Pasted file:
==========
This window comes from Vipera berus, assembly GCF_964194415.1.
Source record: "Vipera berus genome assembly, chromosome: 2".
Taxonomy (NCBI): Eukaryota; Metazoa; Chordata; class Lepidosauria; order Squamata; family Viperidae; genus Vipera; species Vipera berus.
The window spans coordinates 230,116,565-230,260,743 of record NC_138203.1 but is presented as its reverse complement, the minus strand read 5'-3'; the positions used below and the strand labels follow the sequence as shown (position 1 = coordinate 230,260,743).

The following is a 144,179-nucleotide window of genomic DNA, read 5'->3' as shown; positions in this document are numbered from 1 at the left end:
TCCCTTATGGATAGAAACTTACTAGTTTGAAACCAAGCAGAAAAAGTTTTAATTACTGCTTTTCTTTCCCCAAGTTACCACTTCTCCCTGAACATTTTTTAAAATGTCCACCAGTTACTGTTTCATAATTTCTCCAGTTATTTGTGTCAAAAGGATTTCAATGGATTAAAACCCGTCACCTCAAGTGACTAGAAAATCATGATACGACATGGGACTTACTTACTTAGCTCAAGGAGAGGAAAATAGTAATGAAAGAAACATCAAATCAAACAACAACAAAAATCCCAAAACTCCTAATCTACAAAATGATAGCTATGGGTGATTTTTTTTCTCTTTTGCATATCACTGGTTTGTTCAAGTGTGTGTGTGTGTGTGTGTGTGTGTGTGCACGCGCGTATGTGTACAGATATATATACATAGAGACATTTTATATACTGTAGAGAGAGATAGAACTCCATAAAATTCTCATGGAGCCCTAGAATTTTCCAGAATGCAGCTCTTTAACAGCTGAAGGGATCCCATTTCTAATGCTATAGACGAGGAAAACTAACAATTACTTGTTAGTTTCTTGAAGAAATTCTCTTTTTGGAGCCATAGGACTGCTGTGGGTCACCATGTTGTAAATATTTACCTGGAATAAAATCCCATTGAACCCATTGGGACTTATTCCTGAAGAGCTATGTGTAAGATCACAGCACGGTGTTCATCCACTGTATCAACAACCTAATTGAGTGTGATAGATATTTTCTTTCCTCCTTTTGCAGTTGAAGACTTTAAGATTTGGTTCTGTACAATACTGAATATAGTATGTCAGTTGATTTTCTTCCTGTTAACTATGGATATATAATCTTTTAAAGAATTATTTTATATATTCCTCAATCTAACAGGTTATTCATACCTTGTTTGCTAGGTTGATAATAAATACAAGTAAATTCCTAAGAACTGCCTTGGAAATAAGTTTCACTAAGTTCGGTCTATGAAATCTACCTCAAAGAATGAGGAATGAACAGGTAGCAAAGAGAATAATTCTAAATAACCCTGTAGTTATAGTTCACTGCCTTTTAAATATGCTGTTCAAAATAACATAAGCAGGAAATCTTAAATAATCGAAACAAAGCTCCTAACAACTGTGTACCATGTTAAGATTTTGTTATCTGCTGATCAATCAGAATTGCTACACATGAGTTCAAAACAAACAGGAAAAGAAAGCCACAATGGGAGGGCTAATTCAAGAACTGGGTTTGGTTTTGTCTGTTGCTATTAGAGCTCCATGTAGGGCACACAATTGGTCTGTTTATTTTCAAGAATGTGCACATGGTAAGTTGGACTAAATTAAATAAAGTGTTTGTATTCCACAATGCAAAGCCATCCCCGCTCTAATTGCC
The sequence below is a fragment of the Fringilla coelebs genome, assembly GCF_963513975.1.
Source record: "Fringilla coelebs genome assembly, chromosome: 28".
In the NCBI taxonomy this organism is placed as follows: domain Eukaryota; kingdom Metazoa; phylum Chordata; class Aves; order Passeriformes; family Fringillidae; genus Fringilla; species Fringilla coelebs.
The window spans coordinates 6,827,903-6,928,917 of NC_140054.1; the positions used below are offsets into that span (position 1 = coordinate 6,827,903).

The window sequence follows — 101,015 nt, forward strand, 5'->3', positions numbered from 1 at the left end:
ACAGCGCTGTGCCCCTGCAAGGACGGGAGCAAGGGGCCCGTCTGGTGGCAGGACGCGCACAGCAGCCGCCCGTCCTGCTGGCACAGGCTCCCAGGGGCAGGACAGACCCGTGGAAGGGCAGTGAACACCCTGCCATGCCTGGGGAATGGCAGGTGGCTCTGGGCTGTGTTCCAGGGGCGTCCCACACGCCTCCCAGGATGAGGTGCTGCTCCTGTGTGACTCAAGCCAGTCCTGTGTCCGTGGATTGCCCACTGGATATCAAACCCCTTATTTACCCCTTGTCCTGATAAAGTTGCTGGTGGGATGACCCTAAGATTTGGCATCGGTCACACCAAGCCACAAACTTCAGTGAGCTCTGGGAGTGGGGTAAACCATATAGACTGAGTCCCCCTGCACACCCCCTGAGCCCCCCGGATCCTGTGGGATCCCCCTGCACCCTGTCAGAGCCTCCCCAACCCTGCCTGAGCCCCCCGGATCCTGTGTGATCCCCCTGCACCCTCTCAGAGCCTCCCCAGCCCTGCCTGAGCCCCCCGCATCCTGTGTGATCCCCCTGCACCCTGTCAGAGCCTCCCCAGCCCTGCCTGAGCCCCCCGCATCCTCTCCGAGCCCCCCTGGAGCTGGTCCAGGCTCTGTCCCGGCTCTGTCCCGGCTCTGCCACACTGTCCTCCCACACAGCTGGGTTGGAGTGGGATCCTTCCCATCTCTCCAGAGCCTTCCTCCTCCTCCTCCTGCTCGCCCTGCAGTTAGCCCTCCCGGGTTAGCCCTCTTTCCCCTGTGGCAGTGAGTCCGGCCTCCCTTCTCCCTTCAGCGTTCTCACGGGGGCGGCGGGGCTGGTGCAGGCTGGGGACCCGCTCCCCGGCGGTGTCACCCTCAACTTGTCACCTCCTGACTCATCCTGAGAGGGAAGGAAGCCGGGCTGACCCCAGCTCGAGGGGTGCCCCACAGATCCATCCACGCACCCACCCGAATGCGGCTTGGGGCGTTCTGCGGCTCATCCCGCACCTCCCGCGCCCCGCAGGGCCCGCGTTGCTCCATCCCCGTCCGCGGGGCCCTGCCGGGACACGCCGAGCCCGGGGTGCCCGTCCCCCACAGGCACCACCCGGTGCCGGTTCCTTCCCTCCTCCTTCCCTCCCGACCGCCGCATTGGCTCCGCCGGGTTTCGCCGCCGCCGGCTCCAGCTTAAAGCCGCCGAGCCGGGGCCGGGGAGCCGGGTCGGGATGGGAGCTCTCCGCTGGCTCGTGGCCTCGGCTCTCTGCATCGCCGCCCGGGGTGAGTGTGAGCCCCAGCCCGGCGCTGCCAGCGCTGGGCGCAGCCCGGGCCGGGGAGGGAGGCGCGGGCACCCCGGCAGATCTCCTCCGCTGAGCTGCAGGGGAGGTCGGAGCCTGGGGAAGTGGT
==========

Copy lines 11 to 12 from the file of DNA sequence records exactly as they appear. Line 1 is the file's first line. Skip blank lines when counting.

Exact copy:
The window sequence follows — 101,015 nt, forward strand, 5'->3', positions numbered from 1 at the left end:
ACAGCGCTGTGCCCCTGCAAGGACGGGAGCAAGGGGCCCGTCTGGTGGCAGGACGCGCACAGCAGCCGCCCGTCCTGCTGGCACAGGCTCCCAGGGGCAGGACAGACCCGTGGAAGGGCAGTGAACACCCTGCCATGCCTGGGGAATGGCAGGTGGCTCTGGGCTGTGTTCCAGGGGCGTCCCACACGCCTCCCAGGATGAGGTGCTGCTCCTGTGTGACTCAAGCCAGTCCTGTGTCCGTGGATTGCCCACTGGATATCAAACCCCTTATTTACCCCTTGTCCTGATAAAGTTGCTGGTGGGATGACCCTAAGATTTGGCATCGGTCACACCAAGCCACAAACTTCAGTGAGCTCTGGGAGTGGGGTAAACCATATAGACTGAGTCCCCCTGCACACCCCCTGAGCCCCCCGGATCCTGTGGGATCCCCCTGCACCCTGTCAGAGCCTCCCCAACCCTGCCTGAGCCCCCCGGATCCTGTGTGATCCCCCTGCACCCTCTCAGAGCCTCCCCAGCCCTGCCTGAGCCCCCCGCATCCTGTGTGATCCCCCTGCACCCTGTCAGAGCCTCCCCAGCCCTGCCTGAGCCCCCCGCATCCTCTCCGAGCCCCCCTGGAGCTGGTCCAGGCTCTGTCCCGGCTCTGTCCCGGCTCTGCCACACTGTCCTCCCACACAGCTGGGTTGGAGTGGGATCCTTCCCATCTCTCCAGAGCCTTCCTCCTCCTCCTCCTGCTCGCCCTGCAGTTAGCCCTCCCGGGTTAGCCCTCTTTCCCCTGTGGCAGTGAGTCCGGCCTCCCTTCTCCCTTCAGCGTTCTCACGGGGGCGGCGGGGCTGGTGCAGGCTGGGGACCCGCTCCCCGGCGGTGTCACCCTCAACTTGTCACCTCCTGACTCATCCTGAGAGGGAAGGAAGCCGGGCTGACCCCAGCTCGAGGGGTGCCCCACAGATCCATCCACGCACCCACCCGAATGCGGCTTGGGGCGTTCTGCGGCTCATCCCGCACCTCCCGCGCCCCGCAGGGCCCGCGTTGCTCCATCCCCGTCCGCGGGGCCCTGCCGGGACACGCCGAGCCCGGGGTGCCCGTCCCCCACAGGCACCACCCGGTGCCGGTTCCTTCCCTCCTCCTTCCCTCCCGACCGCCGCATTGGCTCCGCCGGGTTTCGCCGCCGCCGGCTCCAGCTTAAAGCCGCCGAGCCGGGGCCGGGGAGCCGGGTCGGGATGGGAGCTCTCCGCTGGCTCGTGGCCTCGGCTCTCTGCATCGCCGCCCGGGGTGAGTGTGAGCCCCAGCCCGGCGCTGCCAGCGCTGGGCGCAGCCCGGGCCGGGGAGGGAGGCGCGGGCACCCCGGCAGATCTCCTCCGCTGAGCTGCAGGGGAGGTCGGAGCCTGGGGAAGTGGT